Even the buds themselves seem well thought out. The microphones handle phone calls crisply, and the swipe gestures make changing volume a cinch. You may not like that each earbud looks like an enlarged Junior Mint, but I prefer the look to the AirPods, which dangle halfway down the side of my face. They do stick out a bit, even on my giant noggin, and the part in your ear canal could be too good for some people.
Then it all falls apart again. Want to stop using your Pixel Buds? You could just tap the right bud, pause your music, drape the buds around your neck, and go about your business. (I love the cable, by the way. I’d much rather be able to keep the Buds together and around my neck than constantly worry about what to do with the one AirPod I just took out of my ear so I could order coffee.) Taking them off doesn’t shut them down, though, and the Pixel Buds are so sensitive to taps that I guarantee you’ll start playing music again by accident.
The only way to properly shut the Pixel Buds down is to take them off, wiggle them back into their holes in the charging case, wind the cable around the edges, and snap the case shut. Then and only then will they turn off. That’s also when they charge, which you’ll need after about four hours of music.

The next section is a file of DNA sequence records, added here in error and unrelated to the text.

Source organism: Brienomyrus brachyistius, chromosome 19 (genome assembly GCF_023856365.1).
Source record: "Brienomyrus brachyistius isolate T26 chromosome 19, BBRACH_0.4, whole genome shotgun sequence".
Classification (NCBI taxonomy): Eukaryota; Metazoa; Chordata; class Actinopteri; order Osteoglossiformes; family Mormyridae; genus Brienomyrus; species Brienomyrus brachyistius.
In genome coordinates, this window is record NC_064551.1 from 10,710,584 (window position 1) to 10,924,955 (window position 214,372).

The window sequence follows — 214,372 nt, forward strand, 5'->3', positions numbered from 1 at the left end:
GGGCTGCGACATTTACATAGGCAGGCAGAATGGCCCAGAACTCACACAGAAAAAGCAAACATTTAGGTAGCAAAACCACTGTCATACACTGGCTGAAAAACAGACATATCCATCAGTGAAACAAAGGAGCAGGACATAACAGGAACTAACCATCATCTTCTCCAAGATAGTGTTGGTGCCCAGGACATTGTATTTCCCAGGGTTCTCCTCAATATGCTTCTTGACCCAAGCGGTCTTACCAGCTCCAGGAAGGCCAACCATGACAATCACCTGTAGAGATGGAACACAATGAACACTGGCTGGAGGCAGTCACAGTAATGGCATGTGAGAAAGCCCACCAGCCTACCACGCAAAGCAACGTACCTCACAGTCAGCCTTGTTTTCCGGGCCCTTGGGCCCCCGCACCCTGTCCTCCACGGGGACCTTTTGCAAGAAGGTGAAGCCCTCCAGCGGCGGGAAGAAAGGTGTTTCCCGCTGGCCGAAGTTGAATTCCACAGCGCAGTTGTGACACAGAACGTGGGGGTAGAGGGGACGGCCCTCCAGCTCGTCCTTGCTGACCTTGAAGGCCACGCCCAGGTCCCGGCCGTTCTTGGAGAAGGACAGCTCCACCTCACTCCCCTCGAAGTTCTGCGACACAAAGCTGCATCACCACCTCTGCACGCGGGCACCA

Google’s been working with a bunch of headphone makers in recent months to optimize their devices for use with the Google Assistant, and the Pixel Buds benefit too. When you press and hold the right bud, it immediately starts capturing your audio, and continues until you release your finger. Only then does it process and send your sound to your phone, and spit back an answer from Google Assistant. You can tap twice to hear notifications from your phone, too. It feels so much better than waiting for Siri to beep back at me through AirPods, and makes the Assistant a real two-way experience inside my head.
With the Pixel Buds, all that only works on Android. Which makes no sense, given that the headphone optimization can also work with the Assistant app for iOS. If you’re an iPhone user, Pixel Buds are little more than an overly expensive pair of standard Bluetooth headphones. And only Pixel users get the coolest feature: automatic translation. With the help of Google Translate, you can in fact do something like real-time translation through your headphones. It does work, and feels a bit like magic, even if it’s awkward in practice. You have to hold up your phone so it can speak your translated phrase and hear the other person speaking. Someday, when everyone’s wearing Pixel Buds, it could all be more seamless.
“It could all be more seamless” basically tells the whole story of the Pixel Buds. I like the sound, I like the feel, I even like the way they look. I’m all in on the idea of ear-puters taking over the world, and I enjoy basically having a Google Home with me at all times. But I can’t stand the rigamarole required to use them. And that should be the easy part.
Source: wired.com Image: wired.com